6. The concept of ‘empathic confrontation’, in which specific ‘modes’ of a client can be identified and challenged, is extremely helpful when treating clients with narcissistic traits – selfish, unkind or damaging behaviours can be challenged and reduced without conflict, problems in the therapeutic relationship or client dropout.
  7. As an integrative approach, schema therapy combines CBT, attachment-based, Gestalt, object relations, constructivist and psychoanalytic schools into a unified conceptual and treatment model. It draws from the best of each approach, for example combining the effectiveness and structure of CBT with the attachment-based focus of psychodynamic work.
  8. Schema therapy expands on traditional CBT by placing much greater emphasis on the childhood and adolescent origins of psychological problems (when schemas are formed and maladaptive coping modes adopted). This includes working with the ‘Vulnerable Child’ mode, both in imagery rescripting and mode work – this mode represents the client as a child, allowing the therapist to access painful early memories and protect, soothe and nurture the client in stressful or upsetting situations from their childhood and adolescence.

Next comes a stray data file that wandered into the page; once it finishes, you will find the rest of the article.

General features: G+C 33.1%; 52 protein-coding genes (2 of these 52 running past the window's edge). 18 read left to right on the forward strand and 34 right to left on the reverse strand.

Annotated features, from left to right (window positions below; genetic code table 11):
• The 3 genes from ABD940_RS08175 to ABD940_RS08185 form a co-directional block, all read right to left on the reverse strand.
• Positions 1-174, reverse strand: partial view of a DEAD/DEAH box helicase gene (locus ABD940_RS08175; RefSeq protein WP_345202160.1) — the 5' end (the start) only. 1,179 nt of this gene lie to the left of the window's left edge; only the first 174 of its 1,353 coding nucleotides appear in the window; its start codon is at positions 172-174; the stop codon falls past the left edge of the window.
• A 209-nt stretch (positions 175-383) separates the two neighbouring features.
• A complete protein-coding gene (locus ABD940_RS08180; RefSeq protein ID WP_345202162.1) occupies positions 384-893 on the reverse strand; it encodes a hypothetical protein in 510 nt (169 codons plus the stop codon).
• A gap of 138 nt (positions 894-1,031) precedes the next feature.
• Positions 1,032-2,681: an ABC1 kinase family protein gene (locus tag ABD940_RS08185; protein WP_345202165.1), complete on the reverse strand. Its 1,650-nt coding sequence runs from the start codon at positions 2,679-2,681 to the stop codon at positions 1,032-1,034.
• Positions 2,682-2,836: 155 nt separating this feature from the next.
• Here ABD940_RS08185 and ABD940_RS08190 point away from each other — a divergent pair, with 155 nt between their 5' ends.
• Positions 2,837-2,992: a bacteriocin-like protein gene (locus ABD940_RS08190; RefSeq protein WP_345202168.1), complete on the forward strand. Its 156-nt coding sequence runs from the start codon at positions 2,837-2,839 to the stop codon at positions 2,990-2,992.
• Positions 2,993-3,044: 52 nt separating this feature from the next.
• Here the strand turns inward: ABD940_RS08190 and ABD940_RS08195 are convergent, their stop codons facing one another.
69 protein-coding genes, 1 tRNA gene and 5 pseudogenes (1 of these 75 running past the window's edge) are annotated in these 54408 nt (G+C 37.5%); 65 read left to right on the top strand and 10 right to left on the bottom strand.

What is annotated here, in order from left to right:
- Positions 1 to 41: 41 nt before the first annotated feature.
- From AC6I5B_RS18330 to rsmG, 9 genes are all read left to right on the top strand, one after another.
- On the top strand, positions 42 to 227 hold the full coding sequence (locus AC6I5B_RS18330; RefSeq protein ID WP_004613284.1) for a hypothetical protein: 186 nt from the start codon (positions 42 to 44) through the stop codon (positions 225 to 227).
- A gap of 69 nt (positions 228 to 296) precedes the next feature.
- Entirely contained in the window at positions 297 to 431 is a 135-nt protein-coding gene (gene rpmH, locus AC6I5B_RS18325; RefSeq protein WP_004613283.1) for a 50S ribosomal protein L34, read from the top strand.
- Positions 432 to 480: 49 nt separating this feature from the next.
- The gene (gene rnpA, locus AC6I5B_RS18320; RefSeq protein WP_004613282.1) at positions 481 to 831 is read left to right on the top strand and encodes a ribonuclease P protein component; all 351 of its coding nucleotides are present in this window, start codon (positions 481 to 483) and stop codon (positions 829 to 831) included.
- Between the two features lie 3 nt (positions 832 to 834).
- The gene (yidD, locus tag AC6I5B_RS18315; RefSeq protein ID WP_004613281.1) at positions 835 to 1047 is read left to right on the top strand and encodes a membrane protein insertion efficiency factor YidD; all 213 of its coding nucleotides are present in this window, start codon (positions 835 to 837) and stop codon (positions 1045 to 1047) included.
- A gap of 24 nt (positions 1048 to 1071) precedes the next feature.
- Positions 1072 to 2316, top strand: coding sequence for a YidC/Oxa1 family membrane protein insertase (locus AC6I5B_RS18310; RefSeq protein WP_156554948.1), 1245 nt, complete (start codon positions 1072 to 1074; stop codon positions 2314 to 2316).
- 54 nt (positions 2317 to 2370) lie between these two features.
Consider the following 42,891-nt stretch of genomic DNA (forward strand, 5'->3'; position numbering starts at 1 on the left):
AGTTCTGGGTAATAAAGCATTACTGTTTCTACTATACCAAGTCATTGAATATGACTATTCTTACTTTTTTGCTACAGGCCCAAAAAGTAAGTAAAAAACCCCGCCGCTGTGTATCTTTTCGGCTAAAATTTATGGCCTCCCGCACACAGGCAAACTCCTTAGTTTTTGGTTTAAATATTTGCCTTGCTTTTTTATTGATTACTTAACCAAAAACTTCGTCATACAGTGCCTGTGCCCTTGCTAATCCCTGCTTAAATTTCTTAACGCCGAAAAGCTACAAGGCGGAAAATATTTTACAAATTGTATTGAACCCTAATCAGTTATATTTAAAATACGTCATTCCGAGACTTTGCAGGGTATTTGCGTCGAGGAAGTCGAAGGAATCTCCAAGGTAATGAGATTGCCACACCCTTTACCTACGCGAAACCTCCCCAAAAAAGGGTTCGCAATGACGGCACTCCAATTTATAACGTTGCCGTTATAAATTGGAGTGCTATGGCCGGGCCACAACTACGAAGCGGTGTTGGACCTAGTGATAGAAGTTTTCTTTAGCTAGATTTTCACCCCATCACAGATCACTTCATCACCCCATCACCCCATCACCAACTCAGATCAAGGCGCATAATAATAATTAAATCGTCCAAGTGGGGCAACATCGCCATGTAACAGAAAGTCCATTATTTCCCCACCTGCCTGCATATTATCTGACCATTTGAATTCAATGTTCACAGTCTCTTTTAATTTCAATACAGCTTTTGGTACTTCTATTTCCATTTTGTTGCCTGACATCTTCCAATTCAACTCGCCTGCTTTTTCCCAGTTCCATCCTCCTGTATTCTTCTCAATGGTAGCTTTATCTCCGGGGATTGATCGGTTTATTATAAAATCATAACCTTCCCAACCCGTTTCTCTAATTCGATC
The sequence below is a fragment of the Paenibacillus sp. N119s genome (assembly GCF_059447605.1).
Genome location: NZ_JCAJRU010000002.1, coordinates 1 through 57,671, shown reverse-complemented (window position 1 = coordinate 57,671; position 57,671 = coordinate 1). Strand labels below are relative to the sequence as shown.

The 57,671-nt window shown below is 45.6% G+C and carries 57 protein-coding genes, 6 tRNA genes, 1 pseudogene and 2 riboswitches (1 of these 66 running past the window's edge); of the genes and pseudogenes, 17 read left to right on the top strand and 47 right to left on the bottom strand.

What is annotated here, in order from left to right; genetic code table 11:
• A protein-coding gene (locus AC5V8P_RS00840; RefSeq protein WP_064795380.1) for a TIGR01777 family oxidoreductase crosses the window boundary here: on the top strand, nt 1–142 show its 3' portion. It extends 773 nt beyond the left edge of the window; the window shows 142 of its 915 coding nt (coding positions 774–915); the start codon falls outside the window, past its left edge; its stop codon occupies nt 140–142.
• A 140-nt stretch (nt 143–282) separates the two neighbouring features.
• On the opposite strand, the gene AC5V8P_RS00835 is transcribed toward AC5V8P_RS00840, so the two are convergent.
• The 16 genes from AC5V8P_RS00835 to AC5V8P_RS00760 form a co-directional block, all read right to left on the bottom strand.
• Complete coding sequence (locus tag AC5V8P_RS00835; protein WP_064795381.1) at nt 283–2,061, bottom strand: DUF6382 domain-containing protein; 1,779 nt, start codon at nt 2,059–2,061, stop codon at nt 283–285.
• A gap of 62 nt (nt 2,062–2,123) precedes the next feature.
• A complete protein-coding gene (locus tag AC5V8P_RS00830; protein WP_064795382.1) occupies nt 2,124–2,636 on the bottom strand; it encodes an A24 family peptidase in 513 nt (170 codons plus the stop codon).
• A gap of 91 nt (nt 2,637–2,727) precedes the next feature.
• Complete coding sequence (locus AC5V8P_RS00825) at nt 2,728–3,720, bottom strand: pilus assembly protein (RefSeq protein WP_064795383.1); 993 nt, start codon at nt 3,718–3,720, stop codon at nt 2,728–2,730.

9. Unlike in most other modalities, schema therapists are encouraged to be authentic and use self-disclosure as a primary therapeutic intervention. This is a key part of limited reparenting, creating a strong, human-to-human bond and relationship, validating and normalising clients’ distressing or shame-inducing experiences.

This both highly practical and evidence based seminar will cover:

  • The course will begin with a history of schema therapy, which was founded in 1990 by Jeffrey Young, a student and close associate of Aaron Beck’s. Becoming frustrated with the limitations of standard cognitive behaviour therapy, especially when treating clients with personality problems, Young developed a new form of schema-focused cognitive therapy, incorporating theories and techniques from Gestalt, constructivist, attachment, object relations and psychoanalytic schools to create a rich, integrative therapeutic model.